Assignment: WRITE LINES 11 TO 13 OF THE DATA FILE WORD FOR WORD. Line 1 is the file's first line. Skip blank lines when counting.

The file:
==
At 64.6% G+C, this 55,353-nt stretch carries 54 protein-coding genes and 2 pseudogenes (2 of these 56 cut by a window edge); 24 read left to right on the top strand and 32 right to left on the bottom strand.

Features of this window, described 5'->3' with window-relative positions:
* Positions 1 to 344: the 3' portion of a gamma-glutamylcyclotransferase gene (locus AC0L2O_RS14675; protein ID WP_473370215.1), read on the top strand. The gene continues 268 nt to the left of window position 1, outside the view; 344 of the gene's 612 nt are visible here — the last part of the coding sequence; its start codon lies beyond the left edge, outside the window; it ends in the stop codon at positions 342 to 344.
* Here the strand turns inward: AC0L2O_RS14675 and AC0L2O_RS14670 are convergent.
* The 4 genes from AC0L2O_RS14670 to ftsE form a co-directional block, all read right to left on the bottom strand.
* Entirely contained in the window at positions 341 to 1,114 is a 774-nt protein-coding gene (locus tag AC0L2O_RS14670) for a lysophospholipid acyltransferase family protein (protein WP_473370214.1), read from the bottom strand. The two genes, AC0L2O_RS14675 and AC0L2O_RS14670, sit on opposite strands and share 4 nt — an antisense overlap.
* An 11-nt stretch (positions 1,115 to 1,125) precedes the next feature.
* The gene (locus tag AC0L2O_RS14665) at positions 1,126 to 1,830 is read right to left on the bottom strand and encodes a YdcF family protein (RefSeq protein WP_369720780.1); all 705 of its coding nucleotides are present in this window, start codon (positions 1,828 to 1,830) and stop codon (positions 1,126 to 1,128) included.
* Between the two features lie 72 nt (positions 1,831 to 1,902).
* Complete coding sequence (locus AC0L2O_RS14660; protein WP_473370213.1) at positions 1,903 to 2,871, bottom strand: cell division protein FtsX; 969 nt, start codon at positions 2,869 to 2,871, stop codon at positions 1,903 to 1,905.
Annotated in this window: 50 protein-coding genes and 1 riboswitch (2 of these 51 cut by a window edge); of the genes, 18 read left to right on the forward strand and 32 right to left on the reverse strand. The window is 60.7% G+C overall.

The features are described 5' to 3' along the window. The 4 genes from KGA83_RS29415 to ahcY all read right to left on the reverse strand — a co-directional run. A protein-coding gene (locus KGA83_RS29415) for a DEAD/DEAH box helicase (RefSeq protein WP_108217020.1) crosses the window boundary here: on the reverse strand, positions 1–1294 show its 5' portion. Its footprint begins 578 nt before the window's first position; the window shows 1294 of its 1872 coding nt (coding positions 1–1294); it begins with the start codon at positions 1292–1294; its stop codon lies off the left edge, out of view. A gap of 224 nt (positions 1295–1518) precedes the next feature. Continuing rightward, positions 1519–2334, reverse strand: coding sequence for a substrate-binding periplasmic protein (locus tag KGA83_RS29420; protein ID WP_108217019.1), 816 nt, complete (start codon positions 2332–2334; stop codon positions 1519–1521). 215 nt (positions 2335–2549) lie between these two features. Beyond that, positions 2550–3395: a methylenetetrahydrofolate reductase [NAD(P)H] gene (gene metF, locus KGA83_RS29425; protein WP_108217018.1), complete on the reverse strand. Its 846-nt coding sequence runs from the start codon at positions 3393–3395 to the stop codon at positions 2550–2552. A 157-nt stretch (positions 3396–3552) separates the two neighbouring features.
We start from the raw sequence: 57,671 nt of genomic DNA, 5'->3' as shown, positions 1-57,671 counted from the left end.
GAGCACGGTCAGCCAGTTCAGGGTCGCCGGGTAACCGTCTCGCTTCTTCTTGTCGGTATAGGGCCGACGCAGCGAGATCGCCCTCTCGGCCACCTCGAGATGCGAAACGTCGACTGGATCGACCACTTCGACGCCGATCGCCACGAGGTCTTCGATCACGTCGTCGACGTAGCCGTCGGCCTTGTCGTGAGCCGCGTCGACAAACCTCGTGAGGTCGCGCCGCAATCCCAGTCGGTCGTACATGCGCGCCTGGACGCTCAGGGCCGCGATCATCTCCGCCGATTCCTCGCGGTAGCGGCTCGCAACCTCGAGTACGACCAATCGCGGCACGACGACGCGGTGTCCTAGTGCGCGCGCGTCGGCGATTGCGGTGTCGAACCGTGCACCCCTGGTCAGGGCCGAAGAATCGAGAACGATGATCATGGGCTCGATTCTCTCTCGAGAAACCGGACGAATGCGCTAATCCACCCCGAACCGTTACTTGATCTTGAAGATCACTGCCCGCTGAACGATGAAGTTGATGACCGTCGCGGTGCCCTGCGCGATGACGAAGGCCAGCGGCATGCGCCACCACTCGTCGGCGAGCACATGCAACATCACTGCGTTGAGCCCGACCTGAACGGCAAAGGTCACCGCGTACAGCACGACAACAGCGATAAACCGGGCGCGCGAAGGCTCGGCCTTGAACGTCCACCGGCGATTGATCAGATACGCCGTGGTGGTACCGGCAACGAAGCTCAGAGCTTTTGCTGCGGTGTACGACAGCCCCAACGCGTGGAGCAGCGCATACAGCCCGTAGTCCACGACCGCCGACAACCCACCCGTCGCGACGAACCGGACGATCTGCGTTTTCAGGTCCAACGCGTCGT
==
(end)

Annotated in this window: 50 protein-coding genes and 1 riboswitch (2 of these 51 cut by a window edge); of the genes, 18 read left to right on the forward strand and 32 right to left on the reverse strand. The window is 60.7% G+C overall.

The features are described 5' to 3' along the window. The 4 genes from KGA83_RS29415 to ahcY all read right to left on the reverse strand — a co-directional run. A protein-coding gene (locus KGA83_RS29415) for a DEAD/DEAH box helicase (RefSeq protein WP_108217020.1) crosses the window boundary here: on the reverse strand, positions 1–1294 show its 5' portion. Its footprint begins 578 nt before the window's first position; the window shows 1294 of its 1872 coding nt (coding positions 1–1294); it begins with the start codon at positions 1292–1294; its stop codon lies off the left edge, out of view. A gap of 224 nt (positions 1295–1518) precedes the next feature. Continuing rightward, positions 1519–2334, reverse strand: coding sequence for a substrate-binding periplasmic protein (locus tag KGA83_RS29420; protein ID WP_108217019.1), 816 nt, complete (start codon positions 2332–2334; stop codon positions 1519–1521). 215 nt (positions 2335–2549) lie between these two features. Beyond that, positions 2550–3395: a methylenetetrahydrofolate reductase [NAD(P)H] gene (gene metF, locus KGA83_RS29425; protein WP_108217018.1), complete on the reverse strand. Its 846-nt coding sequence runs from the start codon at positions 3393–3395 to the stop codon at positions 2550–2552. A 157-nt stretch (positions 3396–3552) separates the two neighbouring features.
We start from the raw sequence: 57,671 nt of genomic DNA, 5'->3' as shown, positions 1-57,671 counted from the left end.